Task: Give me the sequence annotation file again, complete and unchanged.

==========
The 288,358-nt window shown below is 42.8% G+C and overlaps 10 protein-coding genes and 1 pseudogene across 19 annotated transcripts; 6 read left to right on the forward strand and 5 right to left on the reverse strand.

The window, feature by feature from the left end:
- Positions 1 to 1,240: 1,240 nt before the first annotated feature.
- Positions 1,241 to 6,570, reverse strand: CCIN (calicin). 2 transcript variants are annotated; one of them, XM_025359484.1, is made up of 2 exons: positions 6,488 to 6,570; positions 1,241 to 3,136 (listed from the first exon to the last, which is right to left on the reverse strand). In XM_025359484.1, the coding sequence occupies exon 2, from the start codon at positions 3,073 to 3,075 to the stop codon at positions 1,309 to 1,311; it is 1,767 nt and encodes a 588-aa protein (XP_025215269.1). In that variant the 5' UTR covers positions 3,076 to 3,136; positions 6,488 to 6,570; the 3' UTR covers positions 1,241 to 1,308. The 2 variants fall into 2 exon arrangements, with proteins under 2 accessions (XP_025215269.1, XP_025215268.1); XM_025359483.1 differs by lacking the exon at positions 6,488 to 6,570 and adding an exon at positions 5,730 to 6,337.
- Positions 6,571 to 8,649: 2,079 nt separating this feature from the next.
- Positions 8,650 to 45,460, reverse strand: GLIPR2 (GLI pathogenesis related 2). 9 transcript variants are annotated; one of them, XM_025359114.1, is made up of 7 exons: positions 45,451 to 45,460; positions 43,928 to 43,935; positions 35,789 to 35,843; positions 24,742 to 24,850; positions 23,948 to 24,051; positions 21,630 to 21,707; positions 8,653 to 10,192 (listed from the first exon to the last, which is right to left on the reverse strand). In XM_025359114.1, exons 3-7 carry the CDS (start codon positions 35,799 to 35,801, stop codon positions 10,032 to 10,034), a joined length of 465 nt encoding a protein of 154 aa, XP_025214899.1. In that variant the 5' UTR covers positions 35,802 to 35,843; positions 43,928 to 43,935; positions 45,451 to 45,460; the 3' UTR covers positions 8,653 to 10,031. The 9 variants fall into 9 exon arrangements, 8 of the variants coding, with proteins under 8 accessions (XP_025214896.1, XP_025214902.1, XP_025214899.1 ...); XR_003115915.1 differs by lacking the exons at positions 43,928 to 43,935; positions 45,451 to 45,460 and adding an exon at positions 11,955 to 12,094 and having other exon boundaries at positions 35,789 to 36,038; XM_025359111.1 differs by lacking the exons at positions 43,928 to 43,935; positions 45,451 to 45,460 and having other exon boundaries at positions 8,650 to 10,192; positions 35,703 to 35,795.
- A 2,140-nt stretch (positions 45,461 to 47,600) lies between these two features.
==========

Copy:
The 288,358-nt window shown below is 42.8% G+C and overlaps 10 protein-coding genes and 1 pseudogene across 19 annotated transcripts; 6 read left to right on the forward strand and 5 right to left on the reverse strand.

The window, feature by feature from the left end:
- Positions 1 to 1,240: 1,240 nt before the first annotated feature.
- Positions 1,241 to 6,570, reverse strand: CCIN (calicin). 2 transcript variants are annotated; one of them, XM_025359484.1, is made up of 2 exons: positions 6,488 to 6,570; positions 1,241 to 3,136 (listed from the first exon to the last, which is right to left on the reverse strand). In XM_025359484.1, the coding sequence occupies exon 2, from the start codon at positions 3,073 to 3,075 to the stop codon at positions 1,309 to 1,311; it is 1,767 nt and encodes a 588-aa protein (XP_025215269.1). In that variant the 5' UTR covers positions 3,076 to 3,136; positions 6,488 to 6,570; the 3' UTR covers positions 1,241 to 1,308. The 2 variants fall into 2 exon arrangements, with proteins under 2 accessions (XP_025215269.1, XP_025215268.1); XM_025359483.1 differs by lacking the exon at positions 6,488 to 6,570 and adding an exon at positions 5,730 to 6,337.
- Positions 6,571 to 8,649: 2,079 nt separating this feature from the next.
- Positions 8,650 to 45,460, reverse strand: GLIPR2 (GLI pathogenesis related 2). 9 transcript variants are annotated; one of them, XM_025359114.1, is made up of 7 exons: positions 45,451 to 45,460; positions 43,928 to 43,935; positions 35,789 to 35,843; positions 24,742 to 24,850; positions 23,948 to 24,051; positions 21,630 to 21,707; positions 8,653 to 10,192 (listed from the first exon to the last, which is right to left on the reverse strand). In XM_025359114.1, exons 3-7 carry the CDS (start codon positions 35,799 to 35,801, stop codon positions 10,032 to 10,034), a joined length of 465 nt encoding a protein of 154 aa, XP_025214899.1. In that variant the 5' UTR covers positions 35,802 to 35,843; positions 43,928 to 43,935; positions 45,451 to 45,460; the 3' UTR covers positions 8,653 to 10,031. The 9 variants fall into 9 exon arrangements, 8 of the variants coding, with proteins under 8 accessions (XP_025214896.1, XP_025214902.1, XP_025214899.1 ...); XR_003115915.1 differs by lacking the exons at positions 43,928 to 43,935; positions 45,451 to 45,460 and adding an exon at positions 11,955 to 12,094 and having other exon boundaries at positions 35,789 to 36,038; XM_025359111.1 differs by lacking the exons at positions 43,928 to 43,935; positions 45,451 to 45,460 and having other exon boundaries at positions 8,650 to 10,192; positions 35,703 to 35,795.
- A 2,140-nt stretch (positions 45,461 to 47,600) lies between these two features.